William Martin was sniped at on a regular basis during the time he was conducting surveys on Iwo Jima. One particularly pesky sniper had been harassing the headquarters area of the 13th Marines for a couple of days. As a prime example of the Japanese fanaticism encountered during the island fighting during the war, this particular Japanese had both feet blown off and had strapped sandals to the stumps of his legs to get around prior to being killed. Early in the morning of March 1, Commander Martin was sleeping the best he could in his foxhole at the HQ area when a random Japanese shell struck the ammunition dump about 100 yards from where he was attempting to sleep. Approximately 25 percent of the American artillery ammunition exploded, rudely awakening Martin. The exploding dump was a wild spectacle with exploding mortar shells and 105 mm artillery projectiles flying through the air. Miraculously, no Marine died in the explosions and accompanying fires.
The most gratifying moment of Commander Martin’s Marine experience came when he was conducting survey work at the end of the airfield runway and the first Superfortress to use Iwo Jima for an emergency landing flew right over him prior to touching down. By war’s end over 20,000 American airmen that could not have made it back to airfields in the Mariana Islands landed on Iwo Jima. Iwo Jima was declared secure in mid-March 1945 although fighting continued until the end of the month. Thus ended the Fifth Marine Division’s only battle of the war. Upon return of the Fifth Marine Division to the United States, William Martin was assigned to Marine Barracks Quantico as an artillery survey instructor until separated from the Marine Corps in June 1947.
The last major amphibious landing of the war was on Okinawa. Because of the size of the island, Okinawa was more akin to the land fighting of Europe both in the area covered and the size of operational units. Lieutenant Commander Emmett "Red" Sheridan, recently of Marine Photographic Squadron VMD-154, was transferred to Third Corps Artillery to serve as Survey Officer and reported February 2, 1945. According to Sheridan, "Little time was allowed to become familiar with artillery and its surveying problems. However, Commanders H. G. Conerly and W. N. Martin, USC&GS, furnished much valuable information. In retrospect it is believed that the actual lack of study in courses as taught, and from manuals as written, had certain advantages for it was found that actual conditions in combat were far different."
Sheridan landed on L-Day and established initial artillery survey control, and then throughout the battle, from April 1 to June 22, he maintained and coordinated artillery survey control throughout all areas under the Marine Corps’ jurisdiction. He spent much time in the front lines during this battle and received the Bronze Star Medal for his work which "enabled the artillery to deliver accurate and effective fire against the enemy, and materially aided in the capture of Okinawa." Captain Emil Kirsch, USC&GS, was also present as an artillery surveyor during the Okinawa campaign. He normally served with the First Marine Amphibious Corps, but during the fighting to secure Mount Yontanzan [spelling uncertain] he was attached to the Third Amphibious Corps. During the Battle of Iwo Jima, Kirsch had served as an intelligence officer.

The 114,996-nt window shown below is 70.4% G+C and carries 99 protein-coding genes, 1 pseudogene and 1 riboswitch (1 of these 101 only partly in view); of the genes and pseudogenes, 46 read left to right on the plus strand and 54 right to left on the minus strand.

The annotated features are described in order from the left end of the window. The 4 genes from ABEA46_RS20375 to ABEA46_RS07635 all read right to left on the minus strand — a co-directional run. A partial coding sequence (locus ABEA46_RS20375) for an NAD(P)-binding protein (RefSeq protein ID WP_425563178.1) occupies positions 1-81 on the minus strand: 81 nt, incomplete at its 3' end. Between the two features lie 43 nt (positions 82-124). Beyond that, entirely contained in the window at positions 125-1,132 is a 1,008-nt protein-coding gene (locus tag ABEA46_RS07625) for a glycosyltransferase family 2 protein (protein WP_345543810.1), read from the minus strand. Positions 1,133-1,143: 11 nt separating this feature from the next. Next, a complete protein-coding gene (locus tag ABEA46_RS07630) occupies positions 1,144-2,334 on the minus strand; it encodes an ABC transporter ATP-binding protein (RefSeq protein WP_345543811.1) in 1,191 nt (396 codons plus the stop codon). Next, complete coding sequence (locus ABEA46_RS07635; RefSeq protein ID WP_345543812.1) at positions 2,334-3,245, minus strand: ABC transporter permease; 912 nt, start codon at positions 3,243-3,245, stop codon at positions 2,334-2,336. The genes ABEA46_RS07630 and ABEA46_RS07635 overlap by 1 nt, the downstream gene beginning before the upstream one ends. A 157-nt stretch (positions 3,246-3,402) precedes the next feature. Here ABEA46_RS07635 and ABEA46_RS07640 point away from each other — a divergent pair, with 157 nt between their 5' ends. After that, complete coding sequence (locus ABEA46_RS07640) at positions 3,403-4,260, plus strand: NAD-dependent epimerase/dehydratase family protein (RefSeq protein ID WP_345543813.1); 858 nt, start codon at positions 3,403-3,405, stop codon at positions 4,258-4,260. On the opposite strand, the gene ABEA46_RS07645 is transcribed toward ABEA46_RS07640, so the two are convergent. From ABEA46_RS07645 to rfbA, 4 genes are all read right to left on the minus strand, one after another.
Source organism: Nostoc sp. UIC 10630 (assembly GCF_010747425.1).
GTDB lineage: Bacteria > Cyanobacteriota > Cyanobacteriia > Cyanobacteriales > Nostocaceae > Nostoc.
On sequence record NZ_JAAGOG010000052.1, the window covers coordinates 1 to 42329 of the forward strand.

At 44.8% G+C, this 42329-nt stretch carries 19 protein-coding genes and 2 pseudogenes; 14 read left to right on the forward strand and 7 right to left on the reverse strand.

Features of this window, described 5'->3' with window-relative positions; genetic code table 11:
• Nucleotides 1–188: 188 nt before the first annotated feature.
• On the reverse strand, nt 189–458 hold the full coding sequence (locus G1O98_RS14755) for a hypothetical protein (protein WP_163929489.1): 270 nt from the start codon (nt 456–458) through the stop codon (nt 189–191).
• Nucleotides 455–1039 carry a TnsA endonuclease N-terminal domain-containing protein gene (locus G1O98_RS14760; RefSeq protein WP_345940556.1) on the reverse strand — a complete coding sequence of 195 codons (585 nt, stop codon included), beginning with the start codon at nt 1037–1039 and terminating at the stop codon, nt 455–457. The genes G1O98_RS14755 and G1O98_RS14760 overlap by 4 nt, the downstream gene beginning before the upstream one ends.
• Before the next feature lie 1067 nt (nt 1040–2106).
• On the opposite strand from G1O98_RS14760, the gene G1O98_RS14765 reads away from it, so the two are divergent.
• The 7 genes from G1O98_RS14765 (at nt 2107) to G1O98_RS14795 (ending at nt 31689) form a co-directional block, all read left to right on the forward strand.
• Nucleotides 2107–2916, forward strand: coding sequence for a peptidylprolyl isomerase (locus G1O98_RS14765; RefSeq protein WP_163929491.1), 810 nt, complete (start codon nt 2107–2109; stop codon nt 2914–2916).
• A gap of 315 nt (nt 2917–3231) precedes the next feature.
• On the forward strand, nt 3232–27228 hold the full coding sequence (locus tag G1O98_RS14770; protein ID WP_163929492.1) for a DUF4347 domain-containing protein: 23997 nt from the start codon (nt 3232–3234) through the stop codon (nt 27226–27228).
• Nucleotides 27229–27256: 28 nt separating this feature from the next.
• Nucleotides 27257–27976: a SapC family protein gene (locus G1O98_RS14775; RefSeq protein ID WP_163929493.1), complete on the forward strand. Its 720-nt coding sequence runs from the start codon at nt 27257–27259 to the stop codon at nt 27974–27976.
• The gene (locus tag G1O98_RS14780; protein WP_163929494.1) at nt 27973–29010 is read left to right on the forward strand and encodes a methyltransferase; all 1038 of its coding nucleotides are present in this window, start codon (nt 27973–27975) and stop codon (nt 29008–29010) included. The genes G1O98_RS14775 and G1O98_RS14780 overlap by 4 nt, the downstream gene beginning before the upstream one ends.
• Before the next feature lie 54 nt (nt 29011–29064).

Even the Coast and Geodetic Survey
Robert Sherrod, the great Time and Life correspondent of the war in the Pacific, attended the Iwo Jima pre-invasion briefing addressed by Vice Admiral Richmond Kelly Turner, USN, Lieutenant General Holland Smith, USMC, and James Forrestal, the Secretary of the Navy. This meeting took place on Turner’s flagship three days before the landings on Iwo Jima. In his book, On to Westward, The Battles of Saipan and Iwo Jima, Sherrod reports that "Real unity of thought and command had been achieved for his [Turner’s] operation, between the Army, Navy, Marines, and Coast Guard, and even the Coast and Geodetic Survey, which had a few men along." What Sherrod didn’t know was that all during the Pacific war Coast and Geodetic Survey officers made many of the maps used by Marines in battle, helped select their landing sites, conducted needed hydrographic surveys before and after Marine landings, surveyed in Marine Corps artillery positions, and helped target enemy artillery emplacements and other installations. In many cases they fought side-by-side with frontline Marines and were subjected to the same hazards. Yes, not only at Iwo Jima, but virtually everywhere the Marines fought, even the Coast and Geodetic Survey had a few men along.
Albert "Skip" Theberge served as a NOAA Corps officer for 27 years prior to retirement in 1995. During that period he was primarily engaged in nautical charting and seafloor mapping but also served a stint in geodesy working on the Transcontinental Traverse project during the 1970s. For the past 18 years he has worked as a research librarian at the NOAA Central Library and has produced a number of historical works related to the Coast and Geodetic Survey (C&GS) and seafloor mapping. He also produced the NOAA History website (www.history.noaa.gov) and the NOAA Photo Library (www.photolib.noaa. gov) which includes thousands of historic photos related to the work of the C&GS.
A 1.454Mb PDF of this article as it appeared in the magazine—complete with images—is available by clicking HERE